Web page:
The National Institute on Aging reports that dementia caregivers must take regular time off for their health and wellbeing. Learning about the high risks for caregiver stress and integrating tools to cope effectively with the toll that caregiving can take, is one of the most important jobs for caregivers.
Below are 10 of the top risks of caregiver stress/overload:
- Being a live-in caregiver.
- Being a woman.
- Being an older caregiver.
- Being socially isolated.
- Caring for a person with Alzheimer’s for many hours each day.
- Experiencing financial problems.
- Having depression.
- Having a lower educational level.
- Not having good coping skills.
- Not having many options (such as help from family or friends for respite care).
Self-Questionnaire for Caregiver Stress from Alzheimer’s Risks
Take the following self-questionnaire at least once a month.
Particularly if you identify several of the highest-risk factors above:
- Are you taking regular time off to care for yourself and have fun?
- Do you drink alcohol often or use drugs to cope with stress?
- Do you feel socially isolated?
- Do you feel you have a low energy level?
- Do you have pain such as headaches, muscle aches or other discomforts?
- Do you have trouble falling asleep often?
- Do you often complain of being exhausted?
- Have you been diagnosed with high blood pressure?
- How do you feel emotionally? Are you often angry, depressed or sad, do you feel a sense of despair?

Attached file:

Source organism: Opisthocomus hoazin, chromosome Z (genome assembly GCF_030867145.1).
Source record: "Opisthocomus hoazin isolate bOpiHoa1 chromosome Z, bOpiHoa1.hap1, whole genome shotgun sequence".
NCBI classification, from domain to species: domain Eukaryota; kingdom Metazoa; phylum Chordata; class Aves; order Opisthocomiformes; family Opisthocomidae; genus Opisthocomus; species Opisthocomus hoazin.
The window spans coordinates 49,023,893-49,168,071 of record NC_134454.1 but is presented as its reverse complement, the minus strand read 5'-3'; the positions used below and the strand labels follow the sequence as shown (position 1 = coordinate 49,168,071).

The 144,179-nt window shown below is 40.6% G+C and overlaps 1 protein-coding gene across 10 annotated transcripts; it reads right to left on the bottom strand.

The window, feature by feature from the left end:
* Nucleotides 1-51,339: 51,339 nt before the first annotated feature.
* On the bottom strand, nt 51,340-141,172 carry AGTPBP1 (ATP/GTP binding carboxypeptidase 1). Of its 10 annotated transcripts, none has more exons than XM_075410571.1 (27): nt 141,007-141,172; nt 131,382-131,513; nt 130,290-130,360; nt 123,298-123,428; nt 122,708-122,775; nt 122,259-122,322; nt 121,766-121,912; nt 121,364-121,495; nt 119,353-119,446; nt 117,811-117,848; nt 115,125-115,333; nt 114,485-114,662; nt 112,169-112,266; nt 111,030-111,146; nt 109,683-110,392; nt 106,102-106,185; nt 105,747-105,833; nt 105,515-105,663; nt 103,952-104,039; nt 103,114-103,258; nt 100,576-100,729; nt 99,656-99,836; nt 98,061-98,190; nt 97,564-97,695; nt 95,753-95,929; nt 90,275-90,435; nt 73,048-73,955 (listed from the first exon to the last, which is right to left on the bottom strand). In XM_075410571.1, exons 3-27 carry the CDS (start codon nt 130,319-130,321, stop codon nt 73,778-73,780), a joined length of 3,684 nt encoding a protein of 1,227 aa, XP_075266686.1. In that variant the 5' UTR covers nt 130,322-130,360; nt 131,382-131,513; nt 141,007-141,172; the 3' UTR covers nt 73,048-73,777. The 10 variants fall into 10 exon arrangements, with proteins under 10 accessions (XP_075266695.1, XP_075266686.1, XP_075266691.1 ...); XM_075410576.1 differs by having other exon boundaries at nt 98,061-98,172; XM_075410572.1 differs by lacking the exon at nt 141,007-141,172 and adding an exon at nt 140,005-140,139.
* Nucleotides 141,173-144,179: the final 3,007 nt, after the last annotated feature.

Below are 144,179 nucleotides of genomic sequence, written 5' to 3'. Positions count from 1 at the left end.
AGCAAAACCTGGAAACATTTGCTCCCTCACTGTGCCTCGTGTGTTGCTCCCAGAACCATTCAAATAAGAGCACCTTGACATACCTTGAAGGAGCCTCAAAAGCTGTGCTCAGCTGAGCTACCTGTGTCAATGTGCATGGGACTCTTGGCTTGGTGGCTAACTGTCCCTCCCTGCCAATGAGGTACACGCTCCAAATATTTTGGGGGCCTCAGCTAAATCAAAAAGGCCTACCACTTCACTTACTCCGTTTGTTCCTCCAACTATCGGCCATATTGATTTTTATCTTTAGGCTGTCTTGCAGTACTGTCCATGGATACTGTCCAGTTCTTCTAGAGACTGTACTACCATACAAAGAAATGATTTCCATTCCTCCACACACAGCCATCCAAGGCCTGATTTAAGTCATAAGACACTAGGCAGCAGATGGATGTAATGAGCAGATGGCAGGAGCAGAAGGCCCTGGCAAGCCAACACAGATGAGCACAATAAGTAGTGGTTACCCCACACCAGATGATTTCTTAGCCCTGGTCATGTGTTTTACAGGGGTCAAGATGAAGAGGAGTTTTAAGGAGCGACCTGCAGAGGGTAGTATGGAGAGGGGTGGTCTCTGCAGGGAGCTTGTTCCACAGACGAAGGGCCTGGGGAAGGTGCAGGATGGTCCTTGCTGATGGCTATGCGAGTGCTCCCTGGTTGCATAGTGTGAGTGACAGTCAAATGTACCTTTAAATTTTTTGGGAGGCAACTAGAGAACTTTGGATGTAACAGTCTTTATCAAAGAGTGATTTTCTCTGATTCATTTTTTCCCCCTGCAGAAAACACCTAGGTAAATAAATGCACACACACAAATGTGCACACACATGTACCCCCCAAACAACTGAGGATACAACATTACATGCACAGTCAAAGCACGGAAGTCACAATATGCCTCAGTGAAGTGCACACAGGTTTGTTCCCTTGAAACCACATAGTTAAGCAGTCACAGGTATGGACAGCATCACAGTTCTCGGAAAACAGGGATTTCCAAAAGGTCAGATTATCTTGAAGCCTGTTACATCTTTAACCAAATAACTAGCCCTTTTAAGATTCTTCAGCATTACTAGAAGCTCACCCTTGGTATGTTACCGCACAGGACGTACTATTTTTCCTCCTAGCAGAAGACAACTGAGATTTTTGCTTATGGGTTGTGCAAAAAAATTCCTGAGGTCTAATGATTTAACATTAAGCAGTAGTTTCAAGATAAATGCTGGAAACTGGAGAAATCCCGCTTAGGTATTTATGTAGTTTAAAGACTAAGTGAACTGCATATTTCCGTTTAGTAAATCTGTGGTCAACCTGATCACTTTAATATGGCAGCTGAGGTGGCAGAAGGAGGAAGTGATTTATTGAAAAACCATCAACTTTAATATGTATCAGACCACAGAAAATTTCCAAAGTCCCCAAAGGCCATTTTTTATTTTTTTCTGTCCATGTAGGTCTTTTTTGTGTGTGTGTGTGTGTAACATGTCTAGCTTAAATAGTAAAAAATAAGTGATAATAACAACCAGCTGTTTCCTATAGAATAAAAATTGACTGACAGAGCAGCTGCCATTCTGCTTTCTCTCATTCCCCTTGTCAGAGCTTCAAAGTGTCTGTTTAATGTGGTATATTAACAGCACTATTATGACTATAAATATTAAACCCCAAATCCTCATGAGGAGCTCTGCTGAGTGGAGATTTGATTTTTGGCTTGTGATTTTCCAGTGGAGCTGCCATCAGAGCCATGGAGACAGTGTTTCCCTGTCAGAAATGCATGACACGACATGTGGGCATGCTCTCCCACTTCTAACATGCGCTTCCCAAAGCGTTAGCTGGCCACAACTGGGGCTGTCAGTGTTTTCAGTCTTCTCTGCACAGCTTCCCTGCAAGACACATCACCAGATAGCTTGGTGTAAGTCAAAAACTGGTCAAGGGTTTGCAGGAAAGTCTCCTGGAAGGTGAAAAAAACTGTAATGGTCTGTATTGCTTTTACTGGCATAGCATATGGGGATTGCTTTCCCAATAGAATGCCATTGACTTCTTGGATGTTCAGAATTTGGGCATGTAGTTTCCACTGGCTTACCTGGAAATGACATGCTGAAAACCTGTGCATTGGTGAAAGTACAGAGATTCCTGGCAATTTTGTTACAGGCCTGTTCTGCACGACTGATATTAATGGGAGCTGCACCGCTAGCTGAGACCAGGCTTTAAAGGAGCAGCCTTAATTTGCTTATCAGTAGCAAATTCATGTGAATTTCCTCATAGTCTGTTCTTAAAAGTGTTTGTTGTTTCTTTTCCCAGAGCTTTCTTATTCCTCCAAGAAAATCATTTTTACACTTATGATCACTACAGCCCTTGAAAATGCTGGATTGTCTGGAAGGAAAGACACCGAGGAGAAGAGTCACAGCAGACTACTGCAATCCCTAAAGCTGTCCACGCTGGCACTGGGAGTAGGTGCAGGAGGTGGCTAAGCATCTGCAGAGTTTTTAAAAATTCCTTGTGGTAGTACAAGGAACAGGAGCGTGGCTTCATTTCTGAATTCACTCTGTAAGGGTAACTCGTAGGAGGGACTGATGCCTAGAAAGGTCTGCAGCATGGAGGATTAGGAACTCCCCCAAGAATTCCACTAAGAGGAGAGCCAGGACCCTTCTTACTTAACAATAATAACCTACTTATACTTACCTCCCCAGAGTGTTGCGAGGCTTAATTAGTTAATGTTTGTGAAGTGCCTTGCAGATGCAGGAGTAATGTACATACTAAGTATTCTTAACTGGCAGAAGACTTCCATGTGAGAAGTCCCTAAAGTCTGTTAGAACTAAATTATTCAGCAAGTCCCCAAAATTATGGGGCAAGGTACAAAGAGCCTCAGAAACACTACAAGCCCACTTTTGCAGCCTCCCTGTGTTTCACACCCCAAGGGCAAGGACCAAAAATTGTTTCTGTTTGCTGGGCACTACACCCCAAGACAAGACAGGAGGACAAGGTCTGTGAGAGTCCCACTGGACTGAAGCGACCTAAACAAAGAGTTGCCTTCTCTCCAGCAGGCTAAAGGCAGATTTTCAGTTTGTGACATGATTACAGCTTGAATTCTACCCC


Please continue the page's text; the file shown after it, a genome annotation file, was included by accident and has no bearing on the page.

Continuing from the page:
- How is your appetite?
- How is your sleep, are you getting a solid 8 hours per night, or do you wake frequently?
- How often do you exercise?
- How often do you see your doctor for a checkup and blood pressure/cholesterol check?
- Is your cholesterol level high?
- Is your diet healthy, or do you oftentimes eat quick processed foods?
If you note problems in any of the categories above, seek help immediately from hired professional respite care or your support group. Make an appointment with your physician if you identify emotional or physical symptoms (like chronic anxiety or pain, depression, high blood pressure, drinking too much). In addition, be sure to schedule a yearly health screening.
Tips for Coping with Caregiver Stress
- Be sure to see your healthcare provider for yearly checkups.
- Consider an adult day center (many have transportation and can pick up your loved one every day).
- Don’t be afraid to ask for help.
- Go for a walk each day with the care recipient if possible. It’s a great way for both of you to get some exercise and fresh air while enjoying an activity together.
- If a family member or friend offers you help, take it.
- If family members want to help, but can’t handle direct care, ask them to clean the house, cook, do lawn care, run errands or other miscellaneous jobs.
- If you are overwhelmed, break down your to-do list into small manageable tasks and prioritize which are most important to tackle first.
- Make time as often as possible to stretch, and do physical exercise even if it’s only for short time spans. 5 minutes here and there throughout the day is much better than not working out at all. Note, always consult with a healthcare professional before starting any workout regimen.